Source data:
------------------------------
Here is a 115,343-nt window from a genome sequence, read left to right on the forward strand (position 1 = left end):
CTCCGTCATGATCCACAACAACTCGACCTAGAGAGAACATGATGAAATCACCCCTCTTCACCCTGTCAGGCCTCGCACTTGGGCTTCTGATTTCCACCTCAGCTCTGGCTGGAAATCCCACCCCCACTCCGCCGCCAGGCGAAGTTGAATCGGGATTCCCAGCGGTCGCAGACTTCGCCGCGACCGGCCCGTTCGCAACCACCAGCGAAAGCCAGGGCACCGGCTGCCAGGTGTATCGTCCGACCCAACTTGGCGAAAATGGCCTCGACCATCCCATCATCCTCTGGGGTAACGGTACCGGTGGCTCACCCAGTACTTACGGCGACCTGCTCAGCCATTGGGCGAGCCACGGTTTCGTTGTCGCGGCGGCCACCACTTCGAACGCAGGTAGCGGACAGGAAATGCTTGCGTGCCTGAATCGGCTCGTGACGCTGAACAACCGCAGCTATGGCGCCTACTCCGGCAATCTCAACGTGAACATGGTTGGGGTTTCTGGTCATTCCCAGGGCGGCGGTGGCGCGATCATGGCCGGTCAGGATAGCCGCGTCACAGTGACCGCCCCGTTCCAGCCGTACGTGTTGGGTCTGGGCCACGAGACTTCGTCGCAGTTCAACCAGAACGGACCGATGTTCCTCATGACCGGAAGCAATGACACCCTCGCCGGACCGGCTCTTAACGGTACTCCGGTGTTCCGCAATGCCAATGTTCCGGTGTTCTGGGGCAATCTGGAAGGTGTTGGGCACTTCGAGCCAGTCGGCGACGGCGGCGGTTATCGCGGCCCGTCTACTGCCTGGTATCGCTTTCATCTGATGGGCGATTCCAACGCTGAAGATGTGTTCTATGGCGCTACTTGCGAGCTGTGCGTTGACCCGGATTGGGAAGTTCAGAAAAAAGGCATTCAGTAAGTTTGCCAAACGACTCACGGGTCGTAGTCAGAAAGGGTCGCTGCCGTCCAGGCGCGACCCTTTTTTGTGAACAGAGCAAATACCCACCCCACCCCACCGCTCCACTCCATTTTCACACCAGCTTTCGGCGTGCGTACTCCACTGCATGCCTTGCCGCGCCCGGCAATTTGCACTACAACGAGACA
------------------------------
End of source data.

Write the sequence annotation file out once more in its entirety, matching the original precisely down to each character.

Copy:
Here is a 115,343-nt window from a genome sequence, read left to right on the forward strand (position 1 = left end):
CTCCGTCATGATCCACAACAACTCGACCTAGAGAGAACATGATGAAATCACCCCTCTTCACCCTGTCAGGCCTCGCACTTGGGCTTCTGATTTCCACCTCAGCTCTGGCTGGAAATCCCACCCCCACTCCGCCGCCAGGCGAAGTTGAATCGGGATTCCCAGCGGTCGCAGACTTCGCCGCGACCGGCCCGTTCGCAACCACCAGCGAAAGCCAGGGCACCGGCTGCCAGGTGTATCGTCCGACCCAACTTGGCGAAAATGGCCTCGACCATCCCATCATCCTCTGGGGTAACGGTACCGGTGGCTCACCCAGTACTTACGGCGACCTGCTCAGCCATTGGGCGAGCCACGGTTTCGTTGTCGCGGCGGCCACCACTTCGAACGCAGGTAGCGGACAGGAAATGCTTGCGTGCCTGAATCGGCTCGTGACGCTGAACAACCGCAGCTATGGCGCCTACTCCGGCAATCTCAACGTGAACATGGTTGGGGTTTCTGGTCATTCCCAGGGCGGCGGTGGCGCGATCATGGCCGGTCAGGATAGCCGCGTCACAGTGACCGCCCCGTTCCAGCCGTACGTGTTGGGTCTGGGCCACGAGACTTCGTCGCAGTTCAACCAGAACGGACCGATGTTCCTCATGACCGGAAGCAATGACACCCTCGCCGGACCGGCTCTTAACGGTACTCCGGTGTTCCGCAATGCCAATGTTCCGGTGTTCTGGGGCAATCTGGAAGGTGTTGGGCACTTCGAGCCAGTCGGCGACGGCGGCGGTTATCGCGGCCCGTCTACTGCCTGGTATCGCTTTCATCTGATGGGCGATTCCAACGCTGAAGATGTGTTCTATGGCGCTACTTGCGAGCTGTGCGTTGACCCGGATTGGGAAGTTCAGAAAAAAGGCATTCAGTAAGTTTGCCAAACGACTCACGGGTCGTAGTCAGAAAGGGTCGCTGCCGTCCAGGCGCGACCCTTTTTTGTGAACAGAGCAAATACCCACCCCACCCCACCGCTCCACTCCATTTTCACACCAGCTTTCGGCGTGCGTACTCCACTGCATGCCTTGCCGCGCCCGGCAATTTGCACTACAACGAGACA